I went to a great event last week called "Putting Transgender People to Work," cohosted by Out & Equal and the Transgender Economic Empowerment Initiative. The speakers made the business case for hiring and retaining transgender employees and offered strategies for making companies friendlier for transgender employees and customers. One of the featured speakers, Susan Friedman of Macy's West, talked about creating a nondiscrimination program, complete with policy language, training, and written guides for managers and employees, for Macy's and Bloomingdale's stores.
A big part of the business case is the tremendous untapped human resource of transgender employees -- employees whose identification or expression of their gender is different from the gender they were born into or the stereotypes associated with it. According to the "Good Jobs Now!" survey cited by the speakers, transgender people are disproportionately unemployed or underemployed, and more highly educated, than the general population of California. That's the carrot: The stick is that discrimination on the basis of gender identity -- which includes discrimination against transgender employees and applicants -- is illegal in a handful of states (including California) and a much larger number of cities and counties.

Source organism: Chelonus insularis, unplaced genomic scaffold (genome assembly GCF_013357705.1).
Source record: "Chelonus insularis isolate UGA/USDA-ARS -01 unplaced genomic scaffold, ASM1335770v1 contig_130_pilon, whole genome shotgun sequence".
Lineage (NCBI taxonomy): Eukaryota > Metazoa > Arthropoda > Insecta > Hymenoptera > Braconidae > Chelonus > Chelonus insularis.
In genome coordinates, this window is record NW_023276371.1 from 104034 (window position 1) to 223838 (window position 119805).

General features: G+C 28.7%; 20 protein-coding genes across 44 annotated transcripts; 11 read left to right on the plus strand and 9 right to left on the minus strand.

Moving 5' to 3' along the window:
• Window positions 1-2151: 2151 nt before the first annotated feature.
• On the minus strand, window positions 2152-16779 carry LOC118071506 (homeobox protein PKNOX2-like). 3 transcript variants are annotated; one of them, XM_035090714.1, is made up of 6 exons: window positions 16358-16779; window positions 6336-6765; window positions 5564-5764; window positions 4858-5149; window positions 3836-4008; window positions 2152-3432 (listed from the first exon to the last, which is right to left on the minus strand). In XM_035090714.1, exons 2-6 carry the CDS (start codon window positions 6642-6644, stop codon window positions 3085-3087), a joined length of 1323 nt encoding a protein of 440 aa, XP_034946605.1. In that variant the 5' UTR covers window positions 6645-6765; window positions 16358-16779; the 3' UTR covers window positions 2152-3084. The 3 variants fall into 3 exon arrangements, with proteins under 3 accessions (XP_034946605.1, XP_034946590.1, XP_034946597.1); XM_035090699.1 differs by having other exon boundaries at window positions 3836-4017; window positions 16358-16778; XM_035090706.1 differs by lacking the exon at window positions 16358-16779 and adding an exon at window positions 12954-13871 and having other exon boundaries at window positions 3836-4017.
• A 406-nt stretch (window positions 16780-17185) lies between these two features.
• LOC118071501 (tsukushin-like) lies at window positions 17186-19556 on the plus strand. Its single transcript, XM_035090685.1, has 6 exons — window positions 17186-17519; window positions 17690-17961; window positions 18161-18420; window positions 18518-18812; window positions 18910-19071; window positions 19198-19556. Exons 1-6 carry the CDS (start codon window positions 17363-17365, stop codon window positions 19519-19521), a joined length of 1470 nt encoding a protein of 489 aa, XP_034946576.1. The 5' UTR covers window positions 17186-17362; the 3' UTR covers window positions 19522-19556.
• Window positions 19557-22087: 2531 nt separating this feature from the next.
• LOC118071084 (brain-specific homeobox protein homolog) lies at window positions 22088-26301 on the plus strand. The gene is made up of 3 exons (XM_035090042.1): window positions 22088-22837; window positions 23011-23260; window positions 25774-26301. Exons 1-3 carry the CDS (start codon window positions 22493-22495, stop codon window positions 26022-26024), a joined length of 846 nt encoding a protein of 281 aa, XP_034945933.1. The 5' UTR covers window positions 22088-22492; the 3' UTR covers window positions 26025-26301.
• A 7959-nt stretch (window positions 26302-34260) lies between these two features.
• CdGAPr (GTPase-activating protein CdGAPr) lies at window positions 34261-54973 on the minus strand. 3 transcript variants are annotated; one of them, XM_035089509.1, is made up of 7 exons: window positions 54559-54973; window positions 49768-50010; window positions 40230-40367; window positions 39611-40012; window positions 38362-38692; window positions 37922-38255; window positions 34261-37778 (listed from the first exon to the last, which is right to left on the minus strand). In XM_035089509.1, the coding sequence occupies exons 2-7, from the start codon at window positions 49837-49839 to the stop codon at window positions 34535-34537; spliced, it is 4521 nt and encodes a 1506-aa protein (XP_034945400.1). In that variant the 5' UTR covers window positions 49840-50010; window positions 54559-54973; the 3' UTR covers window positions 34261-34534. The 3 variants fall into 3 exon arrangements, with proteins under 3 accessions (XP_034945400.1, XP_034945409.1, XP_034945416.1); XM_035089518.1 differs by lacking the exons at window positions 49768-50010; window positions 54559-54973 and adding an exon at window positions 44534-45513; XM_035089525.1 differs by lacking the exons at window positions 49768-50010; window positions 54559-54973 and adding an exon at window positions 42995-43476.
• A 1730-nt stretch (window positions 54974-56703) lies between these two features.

For information on making your company more welcoming to transgender employees and applicants, check out the extensive resources available at the Transgender Law Center's website. You'll find information on everything from revising your policies to include gender identity as a protected category to making bathrooms accessible to transgender employees, handling coworker concerns, and respecting transgender employees' privacy. TLC also does workplace trainings.